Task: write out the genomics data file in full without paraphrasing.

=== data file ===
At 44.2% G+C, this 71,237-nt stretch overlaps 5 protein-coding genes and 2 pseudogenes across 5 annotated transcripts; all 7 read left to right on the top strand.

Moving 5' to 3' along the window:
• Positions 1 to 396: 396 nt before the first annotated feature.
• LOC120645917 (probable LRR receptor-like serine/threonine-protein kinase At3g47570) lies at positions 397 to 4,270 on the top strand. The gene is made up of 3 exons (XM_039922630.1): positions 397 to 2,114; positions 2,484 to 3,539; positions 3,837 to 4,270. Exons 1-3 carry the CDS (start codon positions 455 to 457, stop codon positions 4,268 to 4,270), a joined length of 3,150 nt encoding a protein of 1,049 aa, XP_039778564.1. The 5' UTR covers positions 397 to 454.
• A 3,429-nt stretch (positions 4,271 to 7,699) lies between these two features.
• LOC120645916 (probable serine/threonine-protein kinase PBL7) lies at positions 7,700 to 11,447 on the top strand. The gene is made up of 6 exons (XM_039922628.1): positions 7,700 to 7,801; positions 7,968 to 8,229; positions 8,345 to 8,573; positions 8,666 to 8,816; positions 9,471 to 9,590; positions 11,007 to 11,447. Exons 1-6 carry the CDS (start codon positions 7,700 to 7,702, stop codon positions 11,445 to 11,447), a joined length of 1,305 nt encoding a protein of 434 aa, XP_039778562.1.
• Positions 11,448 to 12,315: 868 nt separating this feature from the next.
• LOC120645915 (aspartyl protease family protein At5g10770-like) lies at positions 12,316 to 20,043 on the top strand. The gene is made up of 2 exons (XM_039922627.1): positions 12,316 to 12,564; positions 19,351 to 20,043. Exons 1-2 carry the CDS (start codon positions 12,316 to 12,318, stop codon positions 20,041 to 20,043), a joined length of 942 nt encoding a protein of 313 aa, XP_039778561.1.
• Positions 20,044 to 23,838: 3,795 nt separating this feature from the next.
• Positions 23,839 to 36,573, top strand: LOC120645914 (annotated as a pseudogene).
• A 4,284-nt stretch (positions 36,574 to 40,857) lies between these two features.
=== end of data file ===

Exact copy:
At 44.2% G+C, this 71,237-nt stretch overlaps 5 protein-coding genes and 2 pseudogenes across 5 annotated transcripts; all 7 read left to right on the top strand.

Moving 5' to 3' along the window:
• Positions 1 to 396: 396 nt before the first annotated feature.
• LOC120645917 (probable LRR receptor-like serine/threonine-protein kinase At3g47570) lies at positions 397 to 4,270 on the top strand. The gene is made up of 3 exons (XM_039922630.1): positions 397 to 2,114; positions 2,484 to 3,539; positions 3,837 to 4,270. Exons 1-3 carry the CDS (start codon positions 455 to 457, stop codon positions 4,268 to 4,270), a joined length of 3,150 nt encoding a protein of 1,049 aa, XP_039778564.1. The 5' UTR covers positions 397 to 454.
• A 3,429-nt stretch (positions 4,271 to 7,699) lies between these two features.
• LOC120645916 (probable serine/threonine-protein kinase PBL7) lies at positions 7,700 to 11,447 on the top strand. The gene is made up of 6 exons (XM_039922628.1): positions 7,700 to 7,801; positions 7,968 to 8,229; positions 8,345 to 8,573; positions 8,666 to 8,816; positions 9,471 to 9,590; positions 11,007 to 11,447. Exons 1-6 carry the CDS (start codon positions 7,700 to 7,702, stop codon positions 11,445 to 11,447), a joined length of 1,305 nt encoding a protein of 434 aa, XP_039778562.1.
• Positions 11,448 to 12,315: 868 nt separating this feature from the next.
• LOC120645915 (aspartyl protease family protein At5g10770-like) lies at positions 12,316 to 20,043 on the top strand. The gene is made up of 2 exons (XM_039922627.1): positions 12,316 to 12,564; positions 19,351 to 20,043. Exons 1-2 carry the CDS (start codon positions 12,316 to 12,318, stop codon positions 20,041 to 20,043), a joined length of 942 nt encoding a protein of 313 aa, XP_039778561.1.
• Positions 20,044 to 23,838: 3,795 nt separating this feature from the next.
• Positions 23,839 to 36,573, top strand: LOC120645914 (annotated as a pseudogene).
• A 4,284-nt stretch (positions 36,574 to 40,857) lies between these two features.